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Today's Stichomancy for Roman Polanski

The first excerpt represents the element of Air. It speaks of mental influences and the process of thought, and is drawn from The Wife, et al by Anton Chekhov:

."

At that moment there was the scrape of a chair. Fyodor jumped up, and with heavy, measured steps went up to his wife. His face was pale, grey, and quivering. He brought his fist down on the table with a bang, and said in a hollow voice:

"I won't allow it!

At the same moment Pobyedimsky jumped up from his chair. He, too, pale and angry, went up to Tatyana Ivanovna, and he, too, struck the table with his fist.

"I . . . I won't allow it!" he said.

"What, what's the matter?" asked my uncle in surprise.

The second excerpt represents the element of Fire. It speaks of emotional influences and base passions, and is drawn from Secret Adversary by Agatha Christie:

right moment for them. But later, Mr. T. Beresford had better look out!"

Tommy retired for the night in a state of some elation. He had elaborated a careful plan for the following evening. He felt sure that the inhabitants of Astley Priors would not interfere with him up to a certain point. It was after that that Tommy proposed to give them a surprise.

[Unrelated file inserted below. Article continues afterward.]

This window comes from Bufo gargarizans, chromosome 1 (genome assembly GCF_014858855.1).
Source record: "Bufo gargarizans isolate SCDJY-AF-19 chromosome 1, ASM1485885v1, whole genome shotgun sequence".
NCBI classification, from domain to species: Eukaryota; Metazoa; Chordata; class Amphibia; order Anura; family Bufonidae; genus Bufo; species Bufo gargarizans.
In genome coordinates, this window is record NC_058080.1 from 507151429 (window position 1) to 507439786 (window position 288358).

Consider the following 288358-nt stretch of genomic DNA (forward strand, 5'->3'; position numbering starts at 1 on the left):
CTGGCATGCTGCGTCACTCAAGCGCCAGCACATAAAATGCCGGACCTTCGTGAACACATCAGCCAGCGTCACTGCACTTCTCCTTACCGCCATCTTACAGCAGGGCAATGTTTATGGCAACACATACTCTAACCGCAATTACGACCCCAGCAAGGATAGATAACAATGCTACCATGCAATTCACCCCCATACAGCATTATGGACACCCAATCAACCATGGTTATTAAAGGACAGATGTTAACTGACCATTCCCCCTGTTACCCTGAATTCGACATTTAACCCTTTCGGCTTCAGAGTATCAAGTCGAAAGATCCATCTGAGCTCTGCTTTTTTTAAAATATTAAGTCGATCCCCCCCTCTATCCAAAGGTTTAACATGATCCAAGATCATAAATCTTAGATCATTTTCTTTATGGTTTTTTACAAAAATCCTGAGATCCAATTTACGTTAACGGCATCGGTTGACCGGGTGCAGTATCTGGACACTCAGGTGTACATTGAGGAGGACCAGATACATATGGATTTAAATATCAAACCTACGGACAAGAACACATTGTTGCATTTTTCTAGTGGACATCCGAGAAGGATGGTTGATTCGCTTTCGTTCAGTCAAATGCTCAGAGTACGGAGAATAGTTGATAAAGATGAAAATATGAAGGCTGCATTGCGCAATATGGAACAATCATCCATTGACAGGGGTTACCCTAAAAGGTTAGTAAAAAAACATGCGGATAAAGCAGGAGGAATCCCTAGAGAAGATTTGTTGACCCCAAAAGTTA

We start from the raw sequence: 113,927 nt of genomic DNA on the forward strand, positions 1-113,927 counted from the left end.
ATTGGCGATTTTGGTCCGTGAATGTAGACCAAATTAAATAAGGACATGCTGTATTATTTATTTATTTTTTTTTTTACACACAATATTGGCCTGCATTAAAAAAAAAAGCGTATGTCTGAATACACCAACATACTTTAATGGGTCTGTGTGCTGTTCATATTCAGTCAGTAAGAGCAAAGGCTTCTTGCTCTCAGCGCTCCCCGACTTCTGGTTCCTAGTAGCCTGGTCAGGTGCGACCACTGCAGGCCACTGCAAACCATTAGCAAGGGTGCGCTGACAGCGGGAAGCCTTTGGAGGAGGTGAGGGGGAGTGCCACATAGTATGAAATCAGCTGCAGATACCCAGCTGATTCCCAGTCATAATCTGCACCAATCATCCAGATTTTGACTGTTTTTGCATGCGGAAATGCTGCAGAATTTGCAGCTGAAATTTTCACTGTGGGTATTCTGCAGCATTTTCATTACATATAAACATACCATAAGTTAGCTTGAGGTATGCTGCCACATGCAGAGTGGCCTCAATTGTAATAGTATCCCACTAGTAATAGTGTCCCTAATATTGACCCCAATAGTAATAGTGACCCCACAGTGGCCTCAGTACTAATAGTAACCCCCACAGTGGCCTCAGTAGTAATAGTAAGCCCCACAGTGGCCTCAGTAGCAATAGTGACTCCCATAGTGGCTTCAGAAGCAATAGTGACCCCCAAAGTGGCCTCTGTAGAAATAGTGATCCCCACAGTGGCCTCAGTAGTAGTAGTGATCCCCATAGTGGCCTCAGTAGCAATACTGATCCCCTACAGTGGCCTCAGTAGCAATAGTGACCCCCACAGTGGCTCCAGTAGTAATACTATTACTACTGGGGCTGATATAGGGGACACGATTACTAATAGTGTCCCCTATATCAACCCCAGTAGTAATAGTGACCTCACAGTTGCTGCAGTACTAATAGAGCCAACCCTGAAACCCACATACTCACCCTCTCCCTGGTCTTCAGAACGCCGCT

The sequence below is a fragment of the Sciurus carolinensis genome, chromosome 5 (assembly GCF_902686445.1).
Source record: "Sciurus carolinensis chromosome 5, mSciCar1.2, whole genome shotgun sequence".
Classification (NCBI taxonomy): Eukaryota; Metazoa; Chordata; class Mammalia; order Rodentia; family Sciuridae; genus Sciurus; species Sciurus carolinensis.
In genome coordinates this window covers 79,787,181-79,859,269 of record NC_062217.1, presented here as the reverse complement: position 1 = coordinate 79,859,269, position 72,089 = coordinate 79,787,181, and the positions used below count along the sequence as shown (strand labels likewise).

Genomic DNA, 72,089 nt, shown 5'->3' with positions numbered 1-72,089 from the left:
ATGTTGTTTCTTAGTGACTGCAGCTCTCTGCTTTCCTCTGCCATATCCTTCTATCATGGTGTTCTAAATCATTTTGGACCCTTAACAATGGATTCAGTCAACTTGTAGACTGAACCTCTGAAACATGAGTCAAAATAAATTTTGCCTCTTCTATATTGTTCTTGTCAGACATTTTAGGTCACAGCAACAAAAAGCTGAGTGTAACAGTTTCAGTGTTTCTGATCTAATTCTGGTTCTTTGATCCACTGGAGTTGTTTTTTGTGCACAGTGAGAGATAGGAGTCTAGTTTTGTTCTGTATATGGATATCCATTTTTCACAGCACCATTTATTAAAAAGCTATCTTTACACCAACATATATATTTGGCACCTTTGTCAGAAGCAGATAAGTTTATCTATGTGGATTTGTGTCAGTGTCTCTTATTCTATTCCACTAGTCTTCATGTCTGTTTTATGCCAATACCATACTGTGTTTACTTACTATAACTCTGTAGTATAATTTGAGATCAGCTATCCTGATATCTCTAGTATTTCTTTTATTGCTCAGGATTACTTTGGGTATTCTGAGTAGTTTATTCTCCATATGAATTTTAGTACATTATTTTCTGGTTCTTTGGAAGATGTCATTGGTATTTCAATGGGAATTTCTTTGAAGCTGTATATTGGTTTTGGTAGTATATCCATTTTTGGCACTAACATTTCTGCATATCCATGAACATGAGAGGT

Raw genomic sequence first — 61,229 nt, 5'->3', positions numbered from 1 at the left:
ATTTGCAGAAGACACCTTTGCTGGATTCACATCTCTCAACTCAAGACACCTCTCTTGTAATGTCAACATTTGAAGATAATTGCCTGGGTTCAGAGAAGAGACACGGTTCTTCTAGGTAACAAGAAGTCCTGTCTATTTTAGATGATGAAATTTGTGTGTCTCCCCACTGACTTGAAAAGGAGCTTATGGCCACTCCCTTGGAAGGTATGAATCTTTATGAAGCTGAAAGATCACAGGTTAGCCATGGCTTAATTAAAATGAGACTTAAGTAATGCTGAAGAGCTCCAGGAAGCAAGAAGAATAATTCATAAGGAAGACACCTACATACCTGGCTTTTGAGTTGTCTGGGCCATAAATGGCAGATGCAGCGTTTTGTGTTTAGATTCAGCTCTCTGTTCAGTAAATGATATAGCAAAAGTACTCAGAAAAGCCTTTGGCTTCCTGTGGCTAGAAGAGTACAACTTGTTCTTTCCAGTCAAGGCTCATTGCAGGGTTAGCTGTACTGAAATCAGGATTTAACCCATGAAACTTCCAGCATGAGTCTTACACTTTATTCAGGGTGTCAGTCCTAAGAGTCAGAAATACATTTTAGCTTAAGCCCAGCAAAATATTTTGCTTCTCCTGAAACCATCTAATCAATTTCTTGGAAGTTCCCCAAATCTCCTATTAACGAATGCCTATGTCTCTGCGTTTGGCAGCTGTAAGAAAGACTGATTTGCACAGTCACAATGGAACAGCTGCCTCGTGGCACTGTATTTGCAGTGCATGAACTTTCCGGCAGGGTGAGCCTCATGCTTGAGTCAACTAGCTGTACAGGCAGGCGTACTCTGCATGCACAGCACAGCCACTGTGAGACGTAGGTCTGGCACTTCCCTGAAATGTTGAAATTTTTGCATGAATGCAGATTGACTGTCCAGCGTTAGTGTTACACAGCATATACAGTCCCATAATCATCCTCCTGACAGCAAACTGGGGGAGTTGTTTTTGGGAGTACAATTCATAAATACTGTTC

About twelve o'clock, however, his calm was rudely shaken. He was told that some one was demanding him in the bar. The applicant proved to be a rude-looking carter well coated with mud.

"Well, my good fellow, what is it?" asked Tommy.


Secret Adversary
The third excerpt represents the element of Water. It speaks of pure spiritual influences and feelings of love, and is drawn from Meno by Plato:

into the mouth of the veteran Parmenides, and might be ascribed to Aristotle himself, or to one of his disciples. The doctrine which is assailed takes two or three forms, but fails in any of them to escape the dialectical difficulties which are urged against it. It is admitted that there are ideas of all things, but the manner in which individuals partake of them, whether of the whole or of the part, and in which they become like them, or how ideas can be either within or without the sphere of human knowledge, or how the human and divine can have any relation to each other, is held to be incapable of explanation. And yet, if there are no universal ideas, what becomes of philosophy? (Parmenides.) In the Sophist the theory of ideas is spoken of as a doctrine held not by Plato, but by

The fourth excerpt represents the element of Earth. It speaks of physical influences and the impact of the unseen on the visible world, and is drawn from Study of a Woman by Honore de Balzac:

not intended for you."

The marquise could not help smiling, though she wished to seem offended.

"Why deceive?" she said, with a disdainful air, although the tones of her voice were gentle. "Now that I have duly scolded you, I am willing to laugh at a subterfuge which is not without cleverness. I know many women who would be taken in by it: 'Heavens! how he loves me!' they would say."

Here the marquise gave a forced laugh, and then added, in a tone of indulgence:--

"If we desire to continue friends let there be no more MISTAKES, of